We aimed to present an extremely rare case of a papillary cancer embedded in an AFTN of MLS, having clinical lymph node metastases.

2. Case Report

A 43-year-old male patient was admitted with the complaints of sweating, palpitation, tremor, eyes becoming remarkable, and weight loss for three months. His blood pressure was BP: 120/80 mmHg and heart rate 120 bpm. On physical examination, his thyroid was found to be moderately enlarged and a hard nodule having a size of 1.5 cm was palpable in the upper pole of the left lobe. A hard lymph node in size of 1 cm was palpable in the left lateral compartment (Level 3). Mild proptosis of the eyes and ptosis of the left eyelid were observed.

Thyroid function tests revealed hyperthyroidism with elevated free triiodothyronine (FT3) of 5.68 pg/mL (normal: 1.64–4.42 pg/mL), free thyroxine (FT4) of 2.14 ng/dL (normal: 0.80–1.67 ng/dL), and suppressed thyroid-stimulating hormone (TSH) of <0.01 μIU/mL (normal: 0.27–4.20 μIU/mL). Thyroid peroxidase and thyroglobulin antibody levels were negative, but TSH receptor antibody was found to be 13 U/L, at the limit of being positive (normal: 9–14 U/L). Anterior views of technetium 99m scan demonstrate a normal size, v-shaped thyroid gland with a hot area in the left upper pole consistent with hyperfunctioning nodule. The remaining tissue showed a slightly increased uptake, but not increased as expected in GD (Figure 1).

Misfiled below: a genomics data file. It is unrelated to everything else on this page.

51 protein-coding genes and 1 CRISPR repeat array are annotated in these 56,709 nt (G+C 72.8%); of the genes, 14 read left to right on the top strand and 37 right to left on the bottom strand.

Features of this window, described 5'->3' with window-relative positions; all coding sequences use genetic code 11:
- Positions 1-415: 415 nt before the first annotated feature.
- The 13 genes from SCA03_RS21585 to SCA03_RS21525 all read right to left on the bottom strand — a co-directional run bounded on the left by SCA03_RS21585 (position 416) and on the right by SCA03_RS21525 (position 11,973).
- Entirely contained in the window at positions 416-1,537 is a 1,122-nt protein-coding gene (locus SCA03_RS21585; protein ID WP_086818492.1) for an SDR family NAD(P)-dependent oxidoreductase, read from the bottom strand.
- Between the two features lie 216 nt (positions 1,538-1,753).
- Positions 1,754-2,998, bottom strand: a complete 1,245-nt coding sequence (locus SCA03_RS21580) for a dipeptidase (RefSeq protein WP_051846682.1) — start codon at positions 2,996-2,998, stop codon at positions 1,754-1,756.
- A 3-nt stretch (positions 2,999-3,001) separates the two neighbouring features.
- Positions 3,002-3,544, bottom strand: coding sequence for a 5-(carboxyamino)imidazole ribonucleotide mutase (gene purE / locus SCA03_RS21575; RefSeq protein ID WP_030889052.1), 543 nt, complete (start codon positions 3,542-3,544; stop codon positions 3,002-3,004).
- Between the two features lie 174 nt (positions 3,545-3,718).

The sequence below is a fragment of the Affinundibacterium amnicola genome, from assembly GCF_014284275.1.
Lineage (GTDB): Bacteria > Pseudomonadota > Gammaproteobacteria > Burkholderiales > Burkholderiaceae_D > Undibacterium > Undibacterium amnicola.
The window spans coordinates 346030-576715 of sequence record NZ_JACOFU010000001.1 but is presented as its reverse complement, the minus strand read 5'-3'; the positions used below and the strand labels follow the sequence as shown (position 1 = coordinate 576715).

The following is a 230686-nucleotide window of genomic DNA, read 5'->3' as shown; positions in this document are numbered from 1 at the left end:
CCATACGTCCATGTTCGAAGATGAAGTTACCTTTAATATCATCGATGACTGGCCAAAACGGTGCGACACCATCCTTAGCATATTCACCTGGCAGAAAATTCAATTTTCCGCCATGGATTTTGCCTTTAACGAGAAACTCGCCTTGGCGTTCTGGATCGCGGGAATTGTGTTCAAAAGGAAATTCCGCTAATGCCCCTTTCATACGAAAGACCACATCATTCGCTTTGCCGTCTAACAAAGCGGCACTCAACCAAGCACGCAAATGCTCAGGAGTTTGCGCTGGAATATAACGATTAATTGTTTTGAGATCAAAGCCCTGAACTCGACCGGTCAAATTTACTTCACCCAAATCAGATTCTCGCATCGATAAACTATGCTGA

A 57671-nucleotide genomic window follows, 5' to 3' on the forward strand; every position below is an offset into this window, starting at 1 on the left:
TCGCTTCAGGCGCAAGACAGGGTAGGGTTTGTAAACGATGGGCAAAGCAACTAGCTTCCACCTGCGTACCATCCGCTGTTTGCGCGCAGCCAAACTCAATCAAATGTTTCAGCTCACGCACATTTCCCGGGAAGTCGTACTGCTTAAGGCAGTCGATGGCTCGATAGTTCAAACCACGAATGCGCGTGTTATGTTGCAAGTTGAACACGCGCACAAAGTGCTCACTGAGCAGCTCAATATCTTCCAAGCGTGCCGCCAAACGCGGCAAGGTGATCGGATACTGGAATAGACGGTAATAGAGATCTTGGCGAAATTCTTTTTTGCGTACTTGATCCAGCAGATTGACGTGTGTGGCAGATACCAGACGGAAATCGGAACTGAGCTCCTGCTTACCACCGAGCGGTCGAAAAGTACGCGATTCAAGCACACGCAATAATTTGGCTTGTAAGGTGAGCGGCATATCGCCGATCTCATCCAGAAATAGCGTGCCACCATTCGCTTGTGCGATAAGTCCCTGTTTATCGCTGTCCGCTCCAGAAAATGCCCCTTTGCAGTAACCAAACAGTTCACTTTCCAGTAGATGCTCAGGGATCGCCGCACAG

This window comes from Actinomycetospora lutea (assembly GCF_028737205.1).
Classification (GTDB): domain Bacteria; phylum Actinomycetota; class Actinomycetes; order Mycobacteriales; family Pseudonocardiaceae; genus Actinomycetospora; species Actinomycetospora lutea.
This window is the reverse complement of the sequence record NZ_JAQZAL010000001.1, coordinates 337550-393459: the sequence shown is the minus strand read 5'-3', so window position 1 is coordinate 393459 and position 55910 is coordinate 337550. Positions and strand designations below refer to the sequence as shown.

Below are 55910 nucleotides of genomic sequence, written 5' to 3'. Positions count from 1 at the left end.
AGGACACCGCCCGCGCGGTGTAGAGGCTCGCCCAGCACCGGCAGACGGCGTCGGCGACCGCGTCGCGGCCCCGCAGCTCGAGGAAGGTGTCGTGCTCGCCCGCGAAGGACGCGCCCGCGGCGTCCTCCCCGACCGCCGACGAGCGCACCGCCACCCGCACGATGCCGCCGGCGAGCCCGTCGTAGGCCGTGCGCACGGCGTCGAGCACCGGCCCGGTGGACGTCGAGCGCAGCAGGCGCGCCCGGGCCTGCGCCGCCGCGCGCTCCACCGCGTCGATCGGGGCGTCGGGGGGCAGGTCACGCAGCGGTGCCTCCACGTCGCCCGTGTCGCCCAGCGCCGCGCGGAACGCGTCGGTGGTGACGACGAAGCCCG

Thyroid ultrasound disclosed a hypoechoic nodule of 15.5 × 13.5 × 12 mm in size in the left upper pole, having irregular spiculated margins, dense millimetric microcalcifications in the central area (Figure 2), and vascularization both internally and externally. Ultrasound also showed several lymph nodes, the largest one being 12 × 10 mm in size with heterogeneous cortex, that are round, having multiple microcalcifications with cystic components and undistinguishable echogenic hilum, in Level 3 of left cervical region (Figure 3).